2020 a 'very good year' for sunflowers

Jan 14, 2021

The executive director of the National Sunflower Association said USDA’s annual production report for sunflowers shows 2020 was a "fantastic year" for the crop.

John Sandbakken said growing conditions were nearly perfect for sunflowers last year.

North Dakota tops the nation in sunflower production.

"North Dakota set a brand-new state record high for oil sunflower production, at 1,880 pounds," Sandbakken said. "That beat the old record by 230 pounds. It was just a fantastic year for sunflower oil."

Ethane power plant proposed for northwest North Dakota

Jan 13, 2021

A project is in the works to use ethane from Bakken wells to generate electricity.

Bakken Midstream Natural Gas has announced a large-scale, baseload power plant will be built near Williston. It will be called the Williston Basin Energy Center.

Natural gas is a byproduct of drilling Bakken oil wells. Ethane is a natural gas liquid.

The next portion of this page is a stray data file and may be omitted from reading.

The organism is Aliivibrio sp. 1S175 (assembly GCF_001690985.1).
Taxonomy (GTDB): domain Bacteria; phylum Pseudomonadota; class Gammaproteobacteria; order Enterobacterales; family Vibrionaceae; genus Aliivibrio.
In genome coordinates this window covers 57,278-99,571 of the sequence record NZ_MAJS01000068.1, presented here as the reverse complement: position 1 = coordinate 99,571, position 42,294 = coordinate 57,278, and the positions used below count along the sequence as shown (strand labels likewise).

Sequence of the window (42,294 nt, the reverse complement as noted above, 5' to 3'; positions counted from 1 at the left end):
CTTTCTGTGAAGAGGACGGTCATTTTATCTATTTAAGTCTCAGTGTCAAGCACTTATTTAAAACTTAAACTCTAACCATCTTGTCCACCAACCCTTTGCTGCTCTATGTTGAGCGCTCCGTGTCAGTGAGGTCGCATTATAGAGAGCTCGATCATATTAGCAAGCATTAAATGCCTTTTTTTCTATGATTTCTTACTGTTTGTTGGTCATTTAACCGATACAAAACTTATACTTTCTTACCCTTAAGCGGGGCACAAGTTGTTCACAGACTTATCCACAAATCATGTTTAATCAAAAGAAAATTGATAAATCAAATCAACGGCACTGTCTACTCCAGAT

Bakken Midstream CEO Mike Hopkins said ethane has a high-heat content, and there isn’t much demand for it.

227 new COVID-19 cases, two additional deaths

Jan 13, 2021

The state health department has confirmed two more deaths related to COVID-19, bringing the statewide death toll to 1,357.


The patients were: 


  • Woman in her 50s from Rolette County.
  • Woman in her 60s from Stutsman County.


Deaths are reported to the state health department by facilities or by official death record, and can take up to ten days to be confirmed. 


A West Fargo lawmaker believes some parts, at least, of the two Interstate highways serving North Dakota should have an 80-mile an hour speed limit.

Rep. Ben Koppelman (R-West Fargo) said in other states with an 80 mph limit, their number of fatalities have actually dropped at a higher rate than North Dakota’s have dropped.

"I believe what we can take away from that is, cars are becoming safer, highways are patrolled better, and people are driving safer," Koppelman said. "That allows us to go up with the speed limit."

A Berthold lawmaker  wants to limit initiated state Constitutional amendments to one subject.